Agencies will use lessons learned from Maryland Live!, unified approach to law enforcement at casino

When Maryland Live!  Opened in Anne Arundel County, the plan was to be over prepared rather than underprepared.

“We think we had a great plan considering we didn’t really have a blueprint for something like this happening in our area,” said Lt. T.J. Smith with the Anne Arundel County Police Department.

Similarly, officials with the Baltimore Police Department began planning law enforcement coverage for the new Horseshoe Casino in Baltimore months in advance. 

They won’t be working alone.

The new ‘Casino Mini-District’ will be in close communication with other law enforcement agencies, including but not limited to Anne Arundel County.

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"We are working as a team, we're working together, regular communications,” Baltimore Police Commissioner Anthony Batts said in a June interview. “I think it is a plus for us. I think it is laying the groundwork for other people to see.  It is a benchmark and I think I am very proud to say, with my peers that we are doing a good job here in setting a precedent."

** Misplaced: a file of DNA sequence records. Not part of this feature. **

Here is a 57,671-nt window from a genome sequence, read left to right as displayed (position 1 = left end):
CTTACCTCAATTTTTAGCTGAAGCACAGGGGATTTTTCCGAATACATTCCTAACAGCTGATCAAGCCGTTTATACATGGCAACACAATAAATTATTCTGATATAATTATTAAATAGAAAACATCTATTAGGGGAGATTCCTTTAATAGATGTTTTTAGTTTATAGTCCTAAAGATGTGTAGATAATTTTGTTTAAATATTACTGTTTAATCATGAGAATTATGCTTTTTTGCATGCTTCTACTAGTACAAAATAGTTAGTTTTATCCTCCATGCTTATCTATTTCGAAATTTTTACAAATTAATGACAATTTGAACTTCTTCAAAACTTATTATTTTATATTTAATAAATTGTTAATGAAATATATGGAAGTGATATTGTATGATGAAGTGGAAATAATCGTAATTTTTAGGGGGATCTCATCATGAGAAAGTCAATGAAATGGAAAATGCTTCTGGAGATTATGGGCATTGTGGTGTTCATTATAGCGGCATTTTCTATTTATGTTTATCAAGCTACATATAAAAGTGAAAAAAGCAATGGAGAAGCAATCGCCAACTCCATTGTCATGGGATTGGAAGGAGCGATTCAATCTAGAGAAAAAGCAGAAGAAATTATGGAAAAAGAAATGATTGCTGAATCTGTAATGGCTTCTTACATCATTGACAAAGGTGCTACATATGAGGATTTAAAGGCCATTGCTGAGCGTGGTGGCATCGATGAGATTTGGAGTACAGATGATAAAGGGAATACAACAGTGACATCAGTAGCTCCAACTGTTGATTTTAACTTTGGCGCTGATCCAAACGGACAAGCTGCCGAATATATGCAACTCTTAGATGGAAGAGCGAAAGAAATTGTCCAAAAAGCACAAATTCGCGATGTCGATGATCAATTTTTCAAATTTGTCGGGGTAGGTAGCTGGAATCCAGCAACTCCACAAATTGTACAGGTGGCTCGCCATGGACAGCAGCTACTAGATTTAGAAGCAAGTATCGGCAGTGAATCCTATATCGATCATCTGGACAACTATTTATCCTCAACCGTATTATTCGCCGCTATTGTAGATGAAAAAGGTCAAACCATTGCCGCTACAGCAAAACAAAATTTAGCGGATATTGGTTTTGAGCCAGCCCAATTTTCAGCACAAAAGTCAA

Police, statewide, will work together to track and fight casino-bred crime.

It is a precedent that may be set for the nation.

Once reserved for just a couple of cities, casinos are now popping up in major metropolitan areas around the country creating a fairly new policing issue for many cities; jurisdictions that now may look to the newest kid at the table for the best practices in how to keep people in and around the gaming venues safe.    

“We know this is going to be yet another area that draws in a lot of tourists and we want to be able to show our city in the best light and so it is very important to have some very well trained professional officers out there," said Baltimore City Lieutenant Col. Melissa Hyatt.

Hyatt is charged with heading up what the BPD is calling the Casino Mini-District.

While the department won't cop to how many officers will be involved just yet, they are taking plenty of advice from Anne Arundel County on the lessons that were force learned with Maryland Live!

"It is very beneficial for us that instead of re-inventing the wheel with this project and not knowing what to expect, we've been able to reach out to our peers and they've been honest and forthright with telling us these are the things that went well and these are the things we wish we had done differently and that's a huge advantage for us," Hyatt said.

 

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